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Re: Ideal place to set environment variables




On Fri, Mar 30, 2018 at 10:09:48AM -0700, Don Armstrong wrote:
> On Fri, 30 Mar 2018, Greg Wooledge wrote:
> > I have an extremely simple real-world litmus test which every system
> > I've ever seen so far has failed:
> > 
> >   How do I set MAIL=$HOME/Maildir/ in the login environment of every
> >   user, regardless of their shell, or how they log in (console, ssh,
> >   X Display Manager, GNOME Display Manager, etc.)?
> > 
> > That's it.  Simple, right?  But login.conf can't do it.  And pam_env.so
> > can't do it.  They only allow static strings with no substitutions.
> 
> pam_env.so can do substitutions, like:
> 
> MAIL DEFAULT=${HOME}/Maildir
> 
> Though that assumes that HOME was actually set (probably not) at the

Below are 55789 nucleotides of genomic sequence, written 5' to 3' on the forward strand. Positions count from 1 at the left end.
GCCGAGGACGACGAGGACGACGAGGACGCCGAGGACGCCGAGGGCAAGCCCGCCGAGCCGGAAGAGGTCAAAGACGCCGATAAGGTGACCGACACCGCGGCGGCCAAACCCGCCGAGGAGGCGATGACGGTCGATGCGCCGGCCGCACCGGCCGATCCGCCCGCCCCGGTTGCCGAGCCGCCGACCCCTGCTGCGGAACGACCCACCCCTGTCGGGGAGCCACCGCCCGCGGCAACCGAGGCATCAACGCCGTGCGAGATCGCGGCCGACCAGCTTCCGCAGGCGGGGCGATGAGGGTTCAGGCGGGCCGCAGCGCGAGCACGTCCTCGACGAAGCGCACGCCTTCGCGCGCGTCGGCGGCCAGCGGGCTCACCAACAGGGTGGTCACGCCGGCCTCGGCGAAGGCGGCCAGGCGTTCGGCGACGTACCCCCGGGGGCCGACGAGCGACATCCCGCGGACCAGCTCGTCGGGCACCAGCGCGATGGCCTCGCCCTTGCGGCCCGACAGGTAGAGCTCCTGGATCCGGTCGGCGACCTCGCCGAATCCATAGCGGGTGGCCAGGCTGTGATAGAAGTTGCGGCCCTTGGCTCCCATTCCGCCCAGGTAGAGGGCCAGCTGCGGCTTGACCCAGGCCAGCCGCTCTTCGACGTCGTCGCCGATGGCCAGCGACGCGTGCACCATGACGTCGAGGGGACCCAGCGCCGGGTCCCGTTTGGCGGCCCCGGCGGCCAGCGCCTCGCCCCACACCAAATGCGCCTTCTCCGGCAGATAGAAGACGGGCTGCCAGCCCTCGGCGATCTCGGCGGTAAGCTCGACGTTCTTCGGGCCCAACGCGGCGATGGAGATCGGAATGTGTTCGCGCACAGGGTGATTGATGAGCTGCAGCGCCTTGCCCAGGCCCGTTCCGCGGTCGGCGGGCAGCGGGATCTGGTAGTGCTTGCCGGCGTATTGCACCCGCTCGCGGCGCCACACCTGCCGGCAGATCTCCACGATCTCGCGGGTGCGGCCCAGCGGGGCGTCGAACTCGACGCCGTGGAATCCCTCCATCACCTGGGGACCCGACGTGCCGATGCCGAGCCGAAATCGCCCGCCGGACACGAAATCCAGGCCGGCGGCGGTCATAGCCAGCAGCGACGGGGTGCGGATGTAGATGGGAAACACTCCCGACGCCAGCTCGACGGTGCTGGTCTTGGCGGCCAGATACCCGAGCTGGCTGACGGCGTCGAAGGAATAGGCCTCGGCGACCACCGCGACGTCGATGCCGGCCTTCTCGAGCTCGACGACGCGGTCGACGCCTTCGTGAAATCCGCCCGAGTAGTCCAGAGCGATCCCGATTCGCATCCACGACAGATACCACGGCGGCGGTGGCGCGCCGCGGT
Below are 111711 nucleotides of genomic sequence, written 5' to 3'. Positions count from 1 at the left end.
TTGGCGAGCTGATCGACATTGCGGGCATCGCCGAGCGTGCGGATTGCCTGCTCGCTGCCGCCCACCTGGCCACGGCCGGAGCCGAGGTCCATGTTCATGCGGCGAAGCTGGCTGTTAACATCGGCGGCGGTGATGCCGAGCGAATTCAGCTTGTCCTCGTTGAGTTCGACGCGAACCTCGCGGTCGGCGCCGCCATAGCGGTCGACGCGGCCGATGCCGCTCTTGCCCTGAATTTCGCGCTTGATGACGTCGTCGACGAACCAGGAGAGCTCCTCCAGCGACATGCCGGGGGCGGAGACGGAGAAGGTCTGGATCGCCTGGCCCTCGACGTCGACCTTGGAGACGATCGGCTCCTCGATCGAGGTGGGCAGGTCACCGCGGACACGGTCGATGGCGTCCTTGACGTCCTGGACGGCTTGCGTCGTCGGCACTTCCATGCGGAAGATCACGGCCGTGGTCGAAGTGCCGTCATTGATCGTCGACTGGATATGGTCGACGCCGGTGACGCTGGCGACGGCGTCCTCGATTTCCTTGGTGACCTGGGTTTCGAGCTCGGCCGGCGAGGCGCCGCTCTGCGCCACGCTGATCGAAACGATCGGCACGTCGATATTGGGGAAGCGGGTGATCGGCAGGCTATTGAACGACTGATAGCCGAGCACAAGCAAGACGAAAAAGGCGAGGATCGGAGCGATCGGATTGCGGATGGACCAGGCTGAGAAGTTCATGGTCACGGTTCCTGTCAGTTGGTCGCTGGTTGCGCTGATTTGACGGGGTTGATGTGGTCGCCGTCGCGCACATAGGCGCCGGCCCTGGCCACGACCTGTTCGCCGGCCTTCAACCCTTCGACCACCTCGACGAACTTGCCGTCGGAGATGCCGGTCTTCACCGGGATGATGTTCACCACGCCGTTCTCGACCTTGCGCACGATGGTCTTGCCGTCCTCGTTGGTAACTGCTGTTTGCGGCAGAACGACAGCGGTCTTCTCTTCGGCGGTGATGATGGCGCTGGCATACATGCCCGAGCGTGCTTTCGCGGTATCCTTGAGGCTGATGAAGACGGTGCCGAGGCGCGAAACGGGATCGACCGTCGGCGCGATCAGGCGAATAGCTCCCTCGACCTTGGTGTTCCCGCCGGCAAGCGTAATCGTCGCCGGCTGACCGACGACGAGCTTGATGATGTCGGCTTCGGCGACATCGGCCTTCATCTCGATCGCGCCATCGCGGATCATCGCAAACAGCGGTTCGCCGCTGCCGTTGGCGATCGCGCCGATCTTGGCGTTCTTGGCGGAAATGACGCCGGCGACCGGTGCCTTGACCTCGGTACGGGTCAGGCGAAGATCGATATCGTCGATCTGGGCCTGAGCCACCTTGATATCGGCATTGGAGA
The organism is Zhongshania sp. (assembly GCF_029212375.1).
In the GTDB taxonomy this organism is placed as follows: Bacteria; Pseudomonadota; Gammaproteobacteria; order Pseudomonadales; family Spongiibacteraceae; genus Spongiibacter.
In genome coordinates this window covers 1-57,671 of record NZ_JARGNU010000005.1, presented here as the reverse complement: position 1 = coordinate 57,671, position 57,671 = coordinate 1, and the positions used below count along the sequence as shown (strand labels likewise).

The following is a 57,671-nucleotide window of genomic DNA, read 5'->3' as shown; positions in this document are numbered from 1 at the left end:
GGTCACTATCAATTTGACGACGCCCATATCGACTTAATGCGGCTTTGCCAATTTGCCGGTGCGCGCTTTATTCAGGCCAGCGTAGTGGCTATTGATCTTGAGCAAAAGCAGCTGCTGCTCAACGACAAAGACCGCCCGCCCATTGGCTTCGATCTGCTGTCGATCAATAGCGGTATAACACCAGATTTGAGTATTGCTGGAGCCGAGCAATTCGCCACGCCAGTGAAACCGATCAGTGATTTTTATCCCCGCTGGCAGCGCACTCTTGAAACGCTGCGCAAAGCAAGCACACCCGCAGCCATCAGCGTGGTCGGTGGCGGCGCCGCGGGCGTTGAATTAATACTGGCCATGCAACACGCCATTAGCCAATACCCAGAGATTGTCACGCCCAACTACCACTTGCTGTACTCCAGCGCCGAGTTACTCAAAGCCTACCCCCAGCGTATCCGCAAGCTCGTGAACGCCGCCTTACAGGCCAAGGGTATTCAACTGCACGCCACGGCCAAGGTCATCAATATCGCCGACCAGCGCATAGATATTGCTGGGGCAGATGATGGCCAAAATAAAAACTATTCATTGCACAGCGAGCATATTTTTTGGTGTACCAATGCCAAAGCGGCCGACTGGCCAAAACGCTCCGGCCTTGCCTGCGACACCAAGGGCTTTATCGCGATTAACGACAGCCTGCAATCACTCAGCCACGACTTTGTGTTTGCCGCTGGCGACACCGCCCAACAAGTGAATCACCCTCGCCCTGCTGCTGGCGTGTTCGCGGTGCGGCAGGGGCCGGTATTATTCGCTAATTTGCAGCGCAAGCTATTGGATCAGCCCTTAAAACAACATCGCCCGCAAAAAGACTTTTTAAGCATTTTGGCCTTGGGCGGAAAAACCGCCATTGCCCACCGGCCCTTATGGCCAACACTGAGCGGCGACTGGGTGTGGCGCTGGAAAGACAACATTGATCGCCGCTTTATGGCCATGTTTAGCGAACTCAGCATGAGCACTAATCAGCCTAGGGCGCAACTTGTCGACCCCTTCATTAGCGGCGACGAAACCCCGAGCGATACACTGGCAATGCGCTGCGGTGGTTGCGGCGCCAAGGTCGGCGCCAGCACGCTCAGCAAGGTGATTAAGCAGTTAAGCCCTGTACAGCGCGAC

> time that pam_env fires.

OK.  Interesting.  Either this stuff was added after I had already given
up on it (many years ago), or I simply failed to find it back then.

The syntax Don is showing here is *NOT* usable in /etc/environment
but rather in a totally separate file called /etc/security/pam_env.conf
which is documented in "man pam_env.conf" (not in "man pam_env").

/etc/environment continues to be as useless as ever.

P.S. pam_env.conf(5) shows examples using ${HOME} so one would assume
that $HOME is available at that point.  I haven't tested yet.

> In this case, you likely really want pam_mail, and something like:
> 
> session optional pam_mail.so dir=~/Maildir nopen

... so, someone was so frustrated by pam_env not being useful that
they wrote an entire separate PAM module just to set one variable.
Wow.

(OK, it also checks for new mail and displays a stupid message, but
your shell already does that, so nobody would ever want PAM to do it
too.  Probably.)